(From our London Correspondent.)
London, October 22,
" The Talent, ' as backers of horse 3 are playfully, not to say derisively, etyled by the sporting proas, experienced a tragic time at Newmarket last week. The Ceaare witch—which takes the same place in England as the Melbourne Cup doaa in Australia—resulted in a melancholy " turn up," not one of the three favourites Silver, Harpenden and Atheling (each of which was backed for tons of money) even securing a place. So good a thing did good judges book this race for Silver that Prince Salty koff's colt started a 5 to 2 chance in a field of 18, whilst 11 to 10 was betted on them—l,2,3. At Doncaster, after Silver ran away from Candlemas and Gay Hermit, in (he Doncaßter Stakes, Lord Alington laid George Haughton £5,000 even on Silver -1,2,8-and accepted £7,000 to £1 ; 000 to win, Haughton's partner was so disgusted with him for taking these wagers that they quarrelled and separated. Nevertheless, when it came to racing, Haughton's judgment justified itself, as Silver was not in the first half-dozen in the Cesarewitch, let alone the first three. Atheling, another favourite, backed to win over £70,000 by Ryan's stable, finished absolutely last but one, and Harpenden was never formidable. Porhaps the hoise supported to win the biggest stake of all (though at outside prices) was, however, the Duke of Beaufort's The Cob (Hyrs. Oat. 41bs.), the hope of the powerful Manton stable, and a, vory nico looking animal. When tho Cesarewitch field camo in sight on tho flat this colt was scon to be bang in front, his nearest attendant being tho Northumberland Plate, winner, Stone Clink. Half a milo from home this pair hud tho raco to themselves, and good odds wore laid on ono or the other winning. The Cob seemed (to the horror of tho ring) certain to be the triumphant animal opposite the stnnd, but Glover ov Stone Cliuk had a bit off his sleeve,' and after the raco had beon announoed over and Tho Cob wired as the winner half ovor England, ho shot out, and rapidly overhauling his distressed rival got home by a length, Eurasian, somo distance off, a bad third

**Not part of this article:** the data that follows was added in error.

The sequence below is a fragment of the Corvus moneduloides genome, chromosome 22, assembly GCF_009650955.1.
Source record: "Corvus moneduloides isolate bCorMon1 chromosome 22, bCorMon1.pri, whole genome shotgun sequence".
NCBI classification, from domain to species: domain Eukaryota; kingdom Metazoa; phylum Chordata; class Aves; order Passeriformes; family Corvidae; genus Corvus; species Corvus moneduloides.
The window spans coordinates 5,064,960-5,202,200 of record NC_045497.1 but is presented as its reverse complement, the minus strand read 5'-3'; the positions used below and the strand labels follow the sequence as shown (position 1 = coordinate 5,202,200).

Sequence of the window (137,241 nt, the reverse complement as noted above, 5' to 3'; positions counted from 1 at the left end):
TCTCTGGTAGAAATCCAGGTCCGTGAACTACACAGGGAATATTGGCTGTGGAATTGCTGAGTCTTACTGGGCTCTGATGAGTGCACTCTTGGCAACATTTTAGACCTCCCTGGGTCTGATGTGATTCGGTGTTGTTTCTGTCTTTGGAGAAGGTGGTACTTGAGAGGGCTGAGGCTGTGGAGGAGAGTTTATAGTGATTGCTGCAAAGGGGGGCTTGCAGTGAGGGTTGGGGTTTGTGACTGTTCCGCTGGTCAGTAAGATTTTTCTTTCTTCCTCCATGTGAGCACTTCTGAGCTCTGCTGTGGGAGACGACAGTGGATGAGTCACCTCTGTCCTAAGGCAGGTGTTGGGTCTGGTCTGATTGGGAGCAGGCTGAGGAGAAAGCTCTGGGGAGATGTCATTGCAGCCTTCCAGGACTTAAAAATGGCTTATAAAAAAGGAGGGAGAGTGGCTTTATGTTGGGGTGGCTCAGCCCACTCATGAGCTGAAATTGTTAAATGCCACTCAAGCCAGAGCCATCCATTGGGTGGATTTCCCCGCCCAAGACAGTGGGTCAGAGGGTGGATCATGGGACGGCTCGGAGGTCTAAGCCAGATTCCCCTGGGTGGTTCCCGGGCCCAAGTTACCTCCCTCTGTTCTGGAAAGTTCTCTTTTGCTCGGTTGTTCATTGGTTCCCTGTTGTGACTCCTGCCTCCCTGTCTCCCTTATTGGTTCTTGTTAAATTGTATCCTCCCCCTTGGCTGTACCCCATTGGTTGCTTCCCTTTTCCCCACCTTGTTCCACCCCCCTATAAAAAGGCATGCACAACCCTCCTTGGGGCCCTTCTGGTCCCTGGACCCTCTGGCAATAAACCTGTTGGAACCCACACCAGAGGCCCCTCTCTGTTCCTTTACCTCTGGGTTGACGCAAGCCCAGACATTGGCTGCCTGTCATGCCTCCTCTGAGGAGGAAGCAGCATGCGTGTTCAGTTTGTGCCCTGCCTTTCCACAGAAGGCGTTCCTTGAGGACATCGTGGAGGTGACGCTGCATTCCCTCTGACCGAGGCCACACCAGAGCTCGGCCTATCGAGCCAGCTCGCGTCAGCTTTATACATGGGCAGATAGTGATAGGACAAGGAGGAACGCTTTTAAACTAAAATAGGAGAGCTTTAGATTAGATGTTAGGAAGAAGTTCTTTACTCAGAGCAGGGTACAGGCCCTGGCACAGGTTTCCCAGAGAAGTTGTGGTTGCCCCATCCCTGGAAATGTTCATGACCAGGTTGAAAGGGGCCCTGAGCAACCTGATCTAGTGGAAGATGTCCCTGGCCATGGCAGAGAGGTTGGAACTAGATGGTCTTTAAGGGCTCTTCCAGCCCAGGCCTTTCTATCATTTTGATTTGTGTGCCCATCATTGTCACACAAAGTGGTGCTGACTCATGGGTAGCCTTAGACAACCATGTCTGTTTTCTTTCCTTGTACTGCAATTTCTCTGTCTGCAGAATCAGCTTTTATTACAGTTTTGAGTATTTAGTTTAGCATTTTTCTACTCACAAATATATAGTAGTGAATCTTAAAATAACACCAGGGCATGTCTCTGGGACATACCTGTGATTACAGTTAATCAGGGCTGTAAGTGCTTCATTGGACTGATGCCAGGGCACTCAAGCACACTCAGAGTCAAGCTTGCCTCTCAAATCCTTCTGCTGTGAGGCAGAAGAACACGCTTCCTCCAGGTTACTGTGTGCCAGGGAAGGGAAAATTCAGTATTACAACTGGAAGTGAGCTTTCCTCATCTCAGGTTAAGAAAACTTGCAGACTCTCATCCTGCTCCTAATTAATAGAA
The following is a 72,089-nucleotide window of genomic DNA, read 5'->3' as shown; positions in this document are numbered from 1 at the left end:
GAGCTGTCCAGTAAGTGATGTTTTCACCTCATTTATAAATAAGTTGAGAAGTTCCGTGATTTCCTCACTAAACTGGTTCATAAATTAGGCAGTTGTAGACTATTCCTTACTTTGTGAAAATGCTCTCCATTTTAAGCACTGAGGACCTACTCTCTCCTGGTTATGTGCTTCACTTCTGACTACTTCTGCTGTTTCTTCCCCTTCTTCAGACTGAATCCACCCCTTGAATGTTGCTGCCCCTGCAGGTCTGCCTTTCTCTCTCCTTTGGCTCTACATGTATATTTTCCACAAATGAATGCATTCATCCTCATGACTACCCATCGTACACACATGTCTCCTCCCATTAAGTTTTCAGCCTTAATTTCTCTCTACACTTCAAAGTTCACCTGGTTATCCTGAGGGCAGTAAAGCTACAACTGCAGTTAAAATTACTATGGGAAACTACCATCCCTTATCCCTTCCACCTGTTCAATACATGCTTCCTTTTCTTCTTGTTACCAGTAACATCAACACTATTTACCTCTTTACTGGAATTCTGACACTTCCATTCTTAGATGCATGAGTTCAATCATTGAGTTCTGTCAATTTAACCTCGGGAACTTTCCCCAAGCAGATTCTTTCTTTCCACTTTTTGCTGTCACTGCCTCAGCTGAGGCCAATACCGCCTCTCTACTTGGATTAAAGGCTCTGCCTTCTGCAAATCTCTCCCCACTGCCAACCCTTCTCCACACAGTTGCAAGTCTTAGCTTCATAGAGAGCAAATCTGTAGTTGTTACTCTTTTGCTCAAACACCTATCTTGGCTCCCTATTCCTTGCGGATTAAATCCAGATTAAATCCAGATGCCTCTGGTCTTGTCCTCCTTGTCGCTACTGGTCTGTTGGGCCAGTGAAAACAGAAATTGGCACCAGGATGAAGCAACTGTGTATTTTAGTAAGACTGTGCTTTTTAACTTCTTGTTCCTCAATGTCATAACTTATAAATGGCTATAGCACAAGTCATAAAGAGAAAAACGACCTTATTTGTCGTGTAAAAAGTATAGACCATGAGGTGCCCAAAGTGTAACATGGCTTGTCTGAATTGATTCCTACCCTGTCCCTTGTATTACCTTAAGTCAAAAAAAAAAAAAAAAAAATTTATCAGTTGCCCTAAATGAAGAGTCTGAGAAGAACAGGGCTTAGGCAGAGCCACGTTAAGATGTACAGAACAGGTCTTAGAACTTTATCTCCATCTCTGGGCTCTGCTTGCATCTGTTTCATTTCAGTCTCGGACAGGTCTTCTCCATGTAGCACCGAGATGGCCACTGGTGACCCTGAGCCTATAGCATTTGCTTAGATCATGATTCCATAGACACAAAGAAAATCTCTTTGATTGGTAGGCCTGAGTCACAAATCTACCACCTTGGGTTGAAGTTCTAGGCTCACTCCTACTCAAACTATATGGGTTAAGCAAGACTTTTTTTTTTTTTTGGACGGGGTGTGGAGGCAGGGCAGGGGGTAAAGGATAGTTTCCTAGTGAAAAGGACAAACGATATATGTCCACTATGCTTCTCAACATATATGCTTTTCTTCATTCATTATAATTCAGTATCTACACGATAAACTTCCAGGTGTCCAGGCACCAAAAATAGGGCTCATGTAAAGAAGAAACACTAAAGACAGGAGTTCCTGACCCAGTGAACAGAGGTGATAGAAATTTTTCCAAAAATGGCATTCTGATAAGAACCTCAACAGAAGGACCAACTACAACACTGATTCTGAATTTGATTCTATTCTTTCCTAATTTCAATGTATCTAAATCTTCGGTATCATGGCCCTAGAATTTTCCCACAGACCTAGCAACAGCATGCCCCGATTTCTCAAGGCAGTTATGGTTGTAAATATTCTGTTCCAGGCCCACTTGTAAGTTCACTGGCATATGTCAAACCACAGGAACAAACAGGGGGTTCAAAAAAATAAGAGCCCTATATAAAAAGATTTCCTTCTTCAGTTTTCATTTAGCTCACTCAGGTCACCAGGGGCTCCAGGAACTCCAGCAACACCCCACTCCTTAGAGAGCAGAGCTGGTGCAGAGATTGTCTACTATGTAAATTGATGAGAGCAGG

Tho winner, Mr R. C. Vyner's Stone Clink (4yrs, 7st 71b), by Speculum—Stone Chat, will bo remembered aa bowling over the odds laid- on Selby for the Northern Plato. After that, however, the lilly ran so indiflerontly in several events that shs was not fancied f'-r tho Cesnrewitch, unless as a 1, 2, 3" investment. Mr Vyuer curtainly took £5,000 to £100 about his mare at Doncaster, and repeated tho wager on the day of the race, besides accepting £500 to £50 —1, 2, 3. Ho therefore "trousers" £10,500 betides the stake*. Nob so bad for an " outsider " coup. Stono Clink's starting prico was 1,000 to 30, and the same odds could have been had about Eurasian. A shade over 10 to 1 was laid against The Cob to win, and 2 to 1 — 1, 2, 3. The Ring would have " sweatod" to a pretty figure had tho Duke's colt got Us head first past tho post. Evon as things are, tho party win a fair sum in place bets. Both Eurasian mul St. Gution ran well, the latter raoro especially keeping well up with tho leaden, notwithstanding its welter burden of 9st olbs, for nearly a mile and thrcu-quurrtiis. " Cheltea (3yrs, 7st lOlbs) showed the best of tho three-year-olds. The Middle Park Plate (of £2,225) was supposed to be a gift to tho handsome Enterprise (by Sterling-Sister to King Alfred) on whom odd.x of 7 to 4 woro laid in a Hold of eight, Mr Band's colt, liowovor, succumbed easily to Lord Calthorpe's Florentine (by Potrareh-Hawthorndulo), Mr Cotnbe'.i Maxim running third and the good-looking Timothy (brother to I'oter) fourth. Betting :7to•! nn Enterprise, oto